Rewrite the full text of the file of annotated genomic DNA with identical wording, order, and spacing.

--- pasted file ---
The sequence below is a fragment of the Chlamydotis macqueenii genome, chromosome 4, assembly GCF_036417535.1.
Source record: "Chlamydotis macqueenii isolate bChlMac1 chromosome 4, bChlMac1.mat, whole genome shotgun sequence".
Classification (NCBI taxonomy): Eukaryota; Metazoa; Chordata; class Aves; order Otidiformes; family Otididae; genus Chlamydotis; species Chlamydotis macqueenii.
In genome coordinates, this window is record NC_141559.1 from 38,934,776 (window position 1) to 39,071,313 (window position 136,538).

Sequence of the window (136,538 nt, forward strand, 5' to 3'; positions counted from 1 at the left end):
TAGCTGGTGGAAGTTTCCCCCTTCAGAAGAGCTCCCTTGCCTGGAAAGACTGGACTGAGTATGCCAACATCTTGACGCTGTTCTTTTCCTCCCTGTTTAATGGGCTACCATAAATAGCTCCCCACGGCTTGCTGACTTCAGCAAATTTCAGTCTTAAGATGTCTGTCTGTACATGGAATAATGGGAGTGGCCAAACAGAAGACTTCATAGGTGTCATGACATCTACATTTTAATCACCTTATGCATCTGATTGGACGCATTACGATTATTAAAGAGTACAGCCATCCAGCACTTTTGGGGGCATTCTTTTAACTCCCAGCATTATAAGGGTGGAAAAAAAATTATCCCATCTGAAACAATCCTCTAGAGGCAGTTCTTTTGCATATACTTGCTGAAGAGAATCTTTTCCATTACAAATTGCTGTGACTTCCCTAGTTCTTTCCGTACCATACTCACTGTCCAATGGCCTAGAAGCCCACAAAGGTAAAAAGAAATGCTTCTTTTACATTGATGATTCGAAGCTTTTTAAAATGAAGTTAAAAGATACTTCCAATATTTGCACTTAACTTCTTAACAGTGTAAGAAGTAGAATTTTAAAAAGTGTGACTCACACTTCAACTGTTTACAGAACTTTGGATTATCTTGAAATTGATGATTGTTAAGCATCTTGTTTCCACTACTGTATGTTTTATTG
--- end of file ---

The sequence below is a fragment of the Chlamydotis macqueenii genome, chromosome 4, assembly GCF_036417535.1.
Source record: "Chlamydotis macqueenii isolate bChlMac1 chromosome 4, bChlMac1.mat, whole genome shotgun sequence".
Classification (NCBI taxonomy): Eukaryota; Metazoa; Chordata; class Aves; order Otidiformes; family Otididae; genus Chlamydotis; species Chlamydotis macqueenii.
In genome coordinates, this window is record NC_141559.1 from 38,934,776 (window position 1) to 39,071,313 (window position 136,538).

Sequence of the window (136,538 nt, forward strand, 5' to 3'; positions counted from 1 at the left end):
TAGCTGGTGGAAGTTTCCCCCTTCAGAAGAGCTCCCTTGCCTGGAAAGACTGGACTGAGTATGCCAACATCTTGACGCTGTTCTTTTCCTCCCTGTTTAATGGGCTACCATAAATAGCTCCCCACGGCTTGCTGACTTCAGCAAATTTCAGTCTTAAGATGTCTGTCTGTACATGGAATAATGGGAGTGGCCAAACAGAAGACTTCATAGGTGTCATGACATCTACATTTTAATCACCTTATGCATCTGATTGGACGCATTACGATTATTAAAGAGTACAGCCATCCAGCACTTTTGGGGGCATTCTTTTAACTCCCAGCATTATAAGGGTGGAAAAAAAATTATCCCATCTGAAACAATCCTCTAGAGGCAGTTCTTTTGCATATACTTGCTGAAGAGAATCTTTTCCATTACAAATTGCTGTGACTTCCCTAGTTCTTTCCGTACCATACTCACTGTCCAATGGCCTAGAAGCCCACAAAGGTAAAAAGAAATGCTTCTTTTACATTGATGATTCGAAGCTTTTTAAAATGAAGTTAAAAGATACTTCCAATATTTGCACTTAACTTCTTAACAGTGTAAGAAGTAGAATTTTAAAAAGTGTGACTCACACTTCAACTGTTTACAGAACTTTGGATTATCTTGAAATTGATGATTGTTAAGCATCTTGTTTCCACTACTGTATGTTTTATTG